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Use of the femoral vein for self-administration of drugs is increasing among intravenous drug users. We report an unusual source of haemorrhage in an habitual intravenous drug user involved in trauma.
In the early hours of the morning a small car was involved in a high-speed head-on collision with a lorry. The driver was unrestrained and, following the collision, was positioned in the front passenger footwell with his back resting against the inside of the passenger door, legs drawn up and feet in the driver’s side footwell. The ambient temperature was −2.5°C.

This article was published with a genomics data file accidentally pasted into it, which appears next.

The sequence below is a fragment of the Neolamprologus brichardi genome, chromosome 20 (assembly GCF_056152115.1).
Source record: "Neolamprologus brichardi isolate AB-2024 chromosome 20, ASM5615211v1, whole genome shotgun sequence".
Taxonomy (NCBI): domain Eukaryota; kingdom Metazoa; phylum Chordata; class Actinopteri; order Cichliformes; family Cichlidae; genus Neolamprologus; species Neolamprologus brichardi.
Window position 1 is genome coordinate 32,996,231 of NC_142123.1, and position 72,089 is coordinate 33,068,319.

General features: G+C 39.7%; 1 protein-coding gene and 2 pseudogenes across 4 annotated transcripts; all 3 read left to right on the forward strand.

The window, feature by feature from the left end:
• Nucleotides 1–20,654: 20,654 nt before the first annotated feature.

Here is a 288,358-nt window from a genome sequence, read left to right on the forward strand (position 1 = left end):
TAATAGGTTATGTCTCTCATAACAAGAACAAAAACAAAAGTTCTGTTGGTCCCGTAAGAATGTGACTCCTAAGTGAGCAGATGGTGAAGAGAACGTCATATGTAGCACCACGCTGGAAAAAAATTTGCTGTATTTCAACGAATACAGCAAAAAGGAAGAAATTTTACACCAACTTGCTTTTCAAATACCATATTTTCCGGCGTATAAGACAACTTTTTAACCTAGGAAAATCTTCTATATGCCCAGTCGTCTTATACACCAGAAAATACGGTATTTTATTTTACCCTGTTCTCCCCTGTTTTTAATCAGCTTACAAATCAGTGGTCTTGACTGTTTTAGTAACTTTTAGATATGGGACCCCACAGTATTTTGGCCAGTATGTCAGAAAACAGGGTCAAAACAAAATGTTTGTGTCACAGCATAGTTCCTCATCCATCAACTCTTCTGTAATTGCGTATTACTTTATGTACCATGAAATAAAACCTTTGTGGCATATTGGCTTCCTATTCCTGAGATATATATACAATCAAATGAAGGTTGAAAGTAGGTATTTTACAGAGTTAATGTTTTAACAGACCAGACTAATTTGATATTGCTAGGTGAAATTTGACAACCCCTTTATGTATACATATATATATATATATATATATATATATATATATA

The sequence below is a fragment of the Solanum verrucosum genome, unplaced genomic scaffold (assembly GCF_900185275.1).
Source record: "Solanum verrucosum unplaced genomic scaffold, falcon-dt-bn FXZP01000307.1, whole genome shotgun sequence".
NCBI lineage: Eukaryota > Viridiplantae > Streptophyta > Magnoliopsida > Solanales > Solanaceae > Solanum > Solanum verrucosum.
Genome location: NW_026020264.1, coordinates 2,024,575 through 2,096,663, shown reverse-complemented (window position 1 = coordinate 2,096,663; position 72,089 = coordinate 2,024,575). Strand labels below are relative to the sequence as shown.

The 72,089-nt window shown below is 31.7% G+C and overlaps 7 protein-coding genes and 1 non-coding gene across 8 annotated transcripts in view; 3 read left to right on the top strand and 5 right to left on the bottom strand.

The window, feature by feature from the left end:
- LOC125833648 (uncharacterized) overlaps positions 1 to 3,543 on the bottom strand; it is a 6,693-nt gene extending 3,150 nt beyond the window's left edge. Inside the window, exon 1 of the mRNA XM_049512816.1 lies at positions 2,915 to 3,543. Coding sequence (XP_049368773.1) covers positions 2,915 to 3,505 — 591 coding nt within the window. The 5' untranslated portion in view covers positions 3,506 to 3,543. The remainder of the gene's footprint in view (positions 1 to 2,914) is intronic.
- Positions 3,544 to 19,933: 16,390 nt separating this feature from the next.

The patient’s level of consciousness fluctuated between alert and responsive to pain. The airway was clear with spontaneous breathing and bilateral air entry. The blood pressure was normal with a pulse rate of 68 bpm and the pupils were normal and reactive to light. The abdomen was soft to palpation. The upper limbs appeared intact, with multiple scarring and superficial …
Competing interests None.
Patient consent Not needed.
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